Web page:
CHOP would still be up and running on Capitol Hill if Seattle Mayor Jenny Durkan hadn’t decided to bulldoze the whole “summer of love” going on just because the bodies were starting to pile up and spoiling the carnival-like atmosphere. If you’d missed reading about CHOP as much as we’ve missed writing about it, rest assured, the official account of CHOP says they’re setting up shop in Ballard neighborhood among the homeless, and if you could drop some juice and snacks by the concrete skate pool, that’d be great.

Say hello to … BOP.

Though residents of BOP are being encouraged to blend in with the homeless and “wear drab, earth-tone colors,” they might not have to deal with the police if Seattle’s new $150,000-a-year “street czar” manages to take over policing.

It’s true. KOMO News reports:

The city of Seattle has entered into a contract with Andre Taylor, a high-profile civic activist who will become the city’s first “Street Czar,” a role that has come under fire from some in the community.

Under the terms of the year-long contract, the city will pay Taylor and his group, called Not This Time, $150,000 to provide “expertise and support services in de-escalation, community engagement, and alternatives to policing.” The city’s contract was first reported by Publicola.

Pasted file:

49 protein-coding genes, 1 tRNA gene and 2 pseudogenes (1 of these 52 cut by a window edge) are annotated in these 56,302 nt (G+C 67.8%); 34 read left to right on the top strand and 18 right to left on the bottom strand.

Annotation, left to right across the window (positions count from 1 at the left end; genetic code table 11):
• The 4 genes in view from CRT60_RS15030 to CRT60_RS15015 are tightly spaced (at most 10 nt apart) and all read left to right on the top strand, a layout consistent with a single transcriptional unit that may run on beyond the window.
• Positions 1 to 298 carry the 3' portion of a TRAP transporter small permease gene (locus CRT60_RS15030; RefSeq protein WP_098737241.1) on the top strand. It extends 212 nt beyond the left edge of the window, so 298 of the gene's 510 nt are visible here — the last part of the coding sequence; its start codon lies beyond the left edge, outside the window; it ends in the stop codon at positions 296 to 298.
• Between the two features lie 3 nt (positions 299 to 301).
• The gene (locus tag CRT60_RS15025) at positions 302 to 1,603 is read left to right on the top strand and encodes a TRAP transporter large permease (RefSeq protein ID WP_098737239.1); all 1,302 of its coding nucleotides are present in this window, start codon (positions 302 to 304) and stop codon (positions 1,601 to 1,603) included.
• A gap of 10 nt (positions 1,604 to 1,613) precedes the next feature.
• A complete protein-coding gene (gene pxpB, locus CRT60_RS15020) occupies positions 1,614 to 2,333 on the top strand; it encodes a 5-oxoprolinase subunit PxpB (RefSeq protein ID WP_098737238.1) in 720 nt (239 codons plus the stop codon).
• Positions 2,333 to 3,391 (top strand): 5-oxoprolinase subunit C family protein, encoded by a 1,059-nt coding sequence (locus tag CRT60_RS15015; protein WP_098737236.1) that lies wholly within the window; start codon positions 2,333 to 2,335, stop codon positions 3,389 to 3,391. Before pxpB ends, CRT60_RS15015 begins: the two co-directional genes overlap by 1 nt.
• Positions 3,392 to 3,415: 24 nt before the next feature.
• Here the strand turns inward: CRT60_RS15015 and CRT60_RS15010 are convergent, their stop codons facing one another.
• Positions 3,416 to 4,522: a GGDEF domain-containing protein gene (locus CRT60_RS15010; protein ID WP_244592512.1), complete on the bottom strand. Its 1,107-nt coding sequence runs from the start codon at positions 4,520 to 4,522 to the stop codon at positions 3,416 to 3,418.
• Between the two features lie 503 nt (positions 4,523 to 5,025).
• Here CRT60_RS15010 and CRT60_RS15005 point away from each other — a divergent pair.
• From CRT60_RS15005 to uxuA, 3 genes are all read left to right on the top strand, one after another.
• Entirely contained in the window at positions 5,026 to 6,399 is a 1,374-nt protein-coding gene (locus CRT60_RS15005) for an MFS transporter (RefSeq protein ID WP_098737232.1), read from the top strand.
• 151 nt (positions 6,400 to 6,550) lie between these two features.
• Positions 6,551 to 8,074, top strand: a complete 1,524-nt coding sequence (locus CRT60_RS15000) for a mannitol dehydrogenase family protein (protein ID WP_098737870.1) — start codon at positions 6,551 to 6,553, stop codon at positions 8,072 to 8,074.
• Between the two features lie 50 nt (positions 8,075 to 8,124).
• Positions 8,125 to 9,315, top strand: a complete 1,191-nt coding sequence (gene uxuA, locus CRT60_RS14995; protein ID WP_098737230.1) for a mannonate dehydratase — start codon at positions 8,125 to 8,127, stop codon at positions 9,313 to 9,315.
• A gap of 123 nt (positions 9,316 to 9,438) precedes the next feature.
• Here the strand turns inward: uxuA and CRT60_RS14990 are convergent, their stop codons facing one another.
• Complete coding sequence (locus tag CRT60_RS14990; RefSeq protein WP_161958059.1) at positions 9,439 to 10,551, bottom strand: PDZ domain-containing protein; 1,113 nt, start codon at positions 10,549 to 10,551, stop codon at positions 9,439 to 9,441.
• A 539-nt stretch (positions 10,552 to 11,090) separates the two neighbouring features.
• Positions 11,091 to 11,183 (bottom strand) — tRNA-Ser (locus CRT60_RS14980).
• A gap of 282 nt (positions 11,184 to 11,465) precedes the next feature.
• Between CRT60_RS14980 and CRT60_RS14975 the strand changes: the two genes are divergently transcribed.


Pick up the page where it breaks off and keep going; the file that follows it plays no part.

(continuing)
Taylor said the role will benefit the city and its outreach efforts to the community.

“A street czar is a person who has a particular genius in a particular area,” Taylor told KOMO News on Tuesday. “I know the term ‘street czar’ is quite provocative.”

“Me, as a black man has the right to be paid for my genius or for whatever my organization can provide,” Taylor said. “Black people as a whole have not been in a place to be compensated for their genius or their work for a very very long time.”

The New York Post reports that Taylor, who appeared in the documentary “American Pimp” about his life as “Gorgeous Dre” — is getting $12,500 per month for a year, along with an office in Seattle’s Municipal Tower.

If there’s a nonviolent emergency at your house, see who shows up when a former pimp is in charge of alternatives to policing.